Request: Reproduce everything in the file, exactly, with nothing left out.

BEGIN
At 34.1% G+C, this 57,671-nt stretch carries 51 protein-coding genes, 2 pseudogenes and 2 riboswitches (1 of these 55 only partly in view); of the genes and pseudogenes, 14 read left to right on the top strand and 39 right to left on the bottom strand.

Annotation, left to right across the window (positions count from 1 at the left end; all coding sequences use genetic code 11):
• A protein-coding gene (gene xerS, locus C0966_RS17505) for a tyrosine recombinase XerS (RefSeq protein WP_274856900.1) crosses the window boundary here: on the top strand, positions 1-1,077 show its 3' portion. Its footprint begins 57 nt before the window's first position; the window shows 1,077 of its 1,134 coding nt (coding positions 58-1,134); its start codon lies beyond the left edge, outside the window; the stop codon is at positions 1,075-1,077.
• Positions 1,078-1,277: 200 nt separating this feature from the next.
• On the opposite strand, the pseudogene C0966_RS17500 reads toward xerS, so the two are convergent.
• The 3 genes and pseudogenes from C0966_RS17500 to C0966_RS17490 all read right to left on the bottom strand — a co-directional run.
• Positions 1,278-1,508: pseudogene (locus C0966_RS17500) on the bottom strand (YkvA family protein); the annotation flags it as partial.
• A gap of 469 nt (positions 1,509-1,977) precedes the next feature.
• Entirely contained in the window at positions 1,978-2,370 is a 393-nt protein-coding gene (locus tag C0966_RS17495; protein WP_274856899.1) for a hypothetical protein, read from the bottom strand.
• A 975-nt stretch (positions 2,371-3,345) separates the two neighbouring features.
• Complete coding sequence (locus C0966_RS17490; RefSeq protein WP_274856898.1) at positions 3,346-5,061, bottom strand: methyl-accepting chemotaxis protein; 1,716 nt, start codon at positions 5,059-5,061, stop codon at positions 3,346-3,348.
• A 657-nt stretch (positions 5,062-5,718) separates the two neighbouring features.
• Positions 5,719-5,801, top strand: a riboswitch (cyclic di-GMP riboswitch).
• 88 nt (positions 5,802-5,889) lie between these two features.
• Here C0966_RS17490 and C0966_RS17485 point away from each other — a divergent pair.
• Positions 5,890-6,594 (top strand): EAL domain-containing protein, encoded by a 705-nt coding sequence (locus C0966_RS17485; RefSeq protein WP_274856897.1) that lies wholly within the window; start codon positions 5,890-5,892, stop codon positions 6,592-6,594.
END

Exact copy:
At 34.1% G+C, this 57,671-nt stretch carries 51 protein-coding genes, 2 pseudogenes and 2 riboswitches (1 of these 55 only partly in view); of the genes and pseudogenes, 14 read left to right on the top strand and 39 right to left on the bottom strand.

Annotation, left to right across the window (positions count from 1 at the left end; all coding sequences use genetic code 11):
• A protein-coding gene (gene xerS, locus C0966_RS17505) for a tyrosine recombinase XerS (RefSeq protein WP_274856900.1) crosses the window boundary here: on the top strand, positions 1-1,077 show its 3' portion. Its footprint begins 57 nt before the window's first position; the window shows 1,077 of its 1,134 coding nt (coding positions 58-1,134); its start codon lies beyond the left edge, outside the window; the stop codon is at positions 1,075-1,077.
• Positions 1,078-1,277: 200 nt separating this feature from the next.
• On the opposite strand, the pseudogene C0966_RS17500 reads toward xerS, so the two are convergent.
• The 3 genes and pseudogenes from C0966_RS17500 to C0966_RS17490 all read right to left on the bottom strand — a co-directional run.
• Positions 1,278-1,508: pseudogene (locus C0966_RS17500) on the bottom strand (YkvA family protein); the annotation flags it as partial.
• A gap of 469 nt (positions 1,509-1,977) precedes the next feature.
• Entirely contained in the window at positions 1,978-2,370 is a 393-nt protein-coding gene (locus tag C0966_RS17495; protein WP_274856899.1) for a hypothetical protein, read from the bottom strand.
• A 975-nt stretch (positions 2,371-3,345) separates the two neighbouring features.
• Complete coding sequence (locus C0966_RS17490; RefSeq protein WP_274856898.1) at positions 3,346-5,061, bottom strand: methyl-accepting chemotaxis protein; 1,716 nt, start codon at positions 5,059-5,061, stop codon at positions 3,346-3,348.
• A 657-nt stretch (positions 5,062-5,718) separates the two neighbouring features.
• Positions 5,719-5,801, top strand: a riboswitch (cyclic di-GMP riboswitch).
• 88 nt (positions 5,802-5,889) lie between these two features.
• Here C0966_RS17490 and C0966_RS17485 point away from each other — a divergent pair.
• Positions 5,890-6,594 (top strand): EAL domain-containing protein, encoded by a 705-nt coding sequence (locus C0966_RS17485; RefSeq protein WP_274856897.1) that lies wholly within the window; start codon positions 5,890-5,892, stop codon positions 6,592-6,594.